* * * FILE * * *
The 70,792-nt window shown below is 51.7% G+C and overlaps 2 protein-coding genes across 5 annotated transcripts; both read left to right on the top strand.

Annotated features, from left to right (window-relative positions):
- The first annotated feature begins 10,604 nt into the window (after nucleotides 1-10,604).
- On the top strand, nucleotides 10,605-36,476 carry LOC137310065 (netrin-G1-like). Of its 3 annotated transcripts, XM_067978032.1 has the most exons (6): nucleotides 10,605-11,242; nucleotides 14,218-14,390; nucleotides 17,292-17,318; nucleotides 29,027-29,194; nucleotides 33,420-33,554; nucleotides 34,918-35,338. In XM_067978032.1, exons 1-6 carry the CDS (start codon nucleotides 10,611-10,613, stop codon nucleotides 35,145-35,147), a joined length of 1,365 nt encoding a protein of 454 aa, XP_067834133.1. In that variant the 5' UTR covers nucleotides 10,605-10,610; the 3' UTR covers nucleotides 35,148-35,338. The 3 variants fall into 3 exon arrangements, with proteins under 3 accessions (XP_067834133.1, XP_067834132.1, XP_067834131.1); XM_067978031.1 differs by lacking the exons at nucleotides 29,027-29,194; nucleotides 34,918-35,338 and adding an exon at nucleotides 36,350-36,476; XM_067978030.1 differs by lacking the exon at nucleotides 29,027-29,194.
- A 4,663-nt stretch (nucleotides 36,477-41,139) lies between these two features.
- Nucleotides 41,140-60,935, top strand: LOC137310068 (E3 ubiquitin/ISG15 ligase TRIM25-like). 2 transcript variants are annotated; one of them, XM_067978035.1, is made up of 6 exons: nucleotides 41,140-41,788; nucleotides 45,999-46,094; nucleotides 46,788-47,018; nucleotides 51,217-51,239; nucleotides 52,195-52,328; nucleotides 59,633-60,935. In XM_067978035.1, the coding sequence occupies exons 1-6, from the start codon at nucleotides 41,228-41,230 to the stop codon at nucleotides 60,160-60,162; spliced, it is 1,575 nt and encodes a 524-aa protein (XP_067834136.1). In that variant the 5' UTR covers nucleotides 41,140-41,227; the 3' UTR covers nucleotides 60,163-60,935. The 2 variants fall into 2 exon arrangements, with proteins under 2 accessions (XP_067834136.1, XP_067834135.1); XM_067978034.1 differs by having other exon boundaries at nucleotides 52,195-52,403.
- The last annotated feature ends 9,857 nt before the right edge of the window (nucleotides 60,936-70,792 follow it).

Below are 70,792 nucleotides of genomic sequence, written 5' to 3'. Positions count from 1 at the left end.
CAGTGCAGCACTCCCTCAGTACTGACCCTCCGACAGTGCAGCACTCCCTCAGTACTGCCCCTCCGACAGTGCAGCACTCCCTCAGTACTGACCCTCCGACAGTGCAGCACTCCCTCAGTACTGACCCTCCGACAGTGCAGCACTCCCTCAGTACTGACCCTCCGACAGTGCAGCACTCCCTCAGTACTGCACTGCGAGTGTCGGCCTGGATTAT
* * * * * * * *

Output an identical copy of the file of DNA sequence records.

The 70,792-nt window shown below is 51.7% G+C and overlaps 2 protein-coding genes across 5 annotated transcripts; both read left to right on the top strand.

Annotated features, from left to right (window-relative positions):
- The first annotated feature begins 10,604 nt into the window (after nucleotides 1-10,604).
- On the top strand, nucleotides 10,605-36,476 carry LOC137310065 (netrin-G1-like). Of its 3 annotated transcripts, XM_067978032.1 has the most exons (6): nucleotides 10,605-11,242; nucleotides 14,218-14,390; nucleotides 17,292-17,318; nucleotides 29,027-29,194; nucleotides 33,420-33,554; nucleotides 34,918-35,338. In XM_067978032.1, exons 1-6 carry the CDS (start codon nucleotides 10,611-10,613, stop codon nucleotides 35,145-35,147), a joined length of 1,365 nt encoding a protein of 454 aa, XP_067834133.1. In that variant the 5' UTR covers nucleotides 10,605-10,610; the 3' UTR covers nucleotides 35,148-35,338. The 3 variants fall into 3 exon arrangements, with proteins under 3 accessions (XP_067834133.1, XP_067834132.1, XP_067834131.1); XM_067978031.1 differs by lacking the exons at nucleotides 29,027-29,194; nucleotides 34,918-35,338 and adding an exon at nucleotides 36,350-36,476; XM_067978030.1 differs by lacking the exon at nucleotides 29,027-29,194.
- A 4,663-nt stretch (nucleotides 36,477-41,139) lies between these two features.
- Nucleotides 41,140-60,935, top strand: LOC137310068 (E3 ubiquitin/ISG15 ligase TRIM25-like). 2 transcript variants are annotated; one of them, XM_067978035.1, is made up of 6 exons: nucleotides 41,140-41,788; nucleotides 45,999-46,094; nucleotides 46,788-47,018; nucleotides 51,217-51,239; nucleotides 52,195-52,328; nucleotides 59,633-60,935. In XM_067978035.1, the coding sequence occupies exons 1-6, from the start codon at nucleotides 41,228-41,230 to the stop codon at nucleotides 60,160-60,162; spliced, it is 1,575 nt and encodes a 524-aa protein (XP_067834136.1). In that variant the 5' UTR covers nucleotides 41,140-41,227; the 3' UTR covers nucleotides 60,163-60,935. The 2 variants fall into 2 exon arrangements, with proteins under 2 accessions (XP_067834136.1, XP_067834135.1); XM_067978034.1 differs by having other exon boundaries at nucleotides 52,195-52,403.
- The last annotated feature ends 9,857 nt before the right edge of the window (nucleotides 60,936-70,792 follow it).

Below are 70,792 nucleotides of genomic sequence, written 5' to 3'. Positions count from 1 at the left end.
CAGTGCAGCACTCCCTCAGTACTGACCCTCCGACAGTGCAGCACTCCCTCAGTACTGCCCCTCCGACAGTGCAGCACTCCCTCAGTACTGACCCTCCGACAGTGCAGCACTCCCTCAGTACTGACCCTCCGACAGTGCAGCACTCCCTCAGTACTGACCCTCCGACAGTGCAGCACTCCCTCAGTACTGCACTGCGAGTGTCGGCCTGGATTAT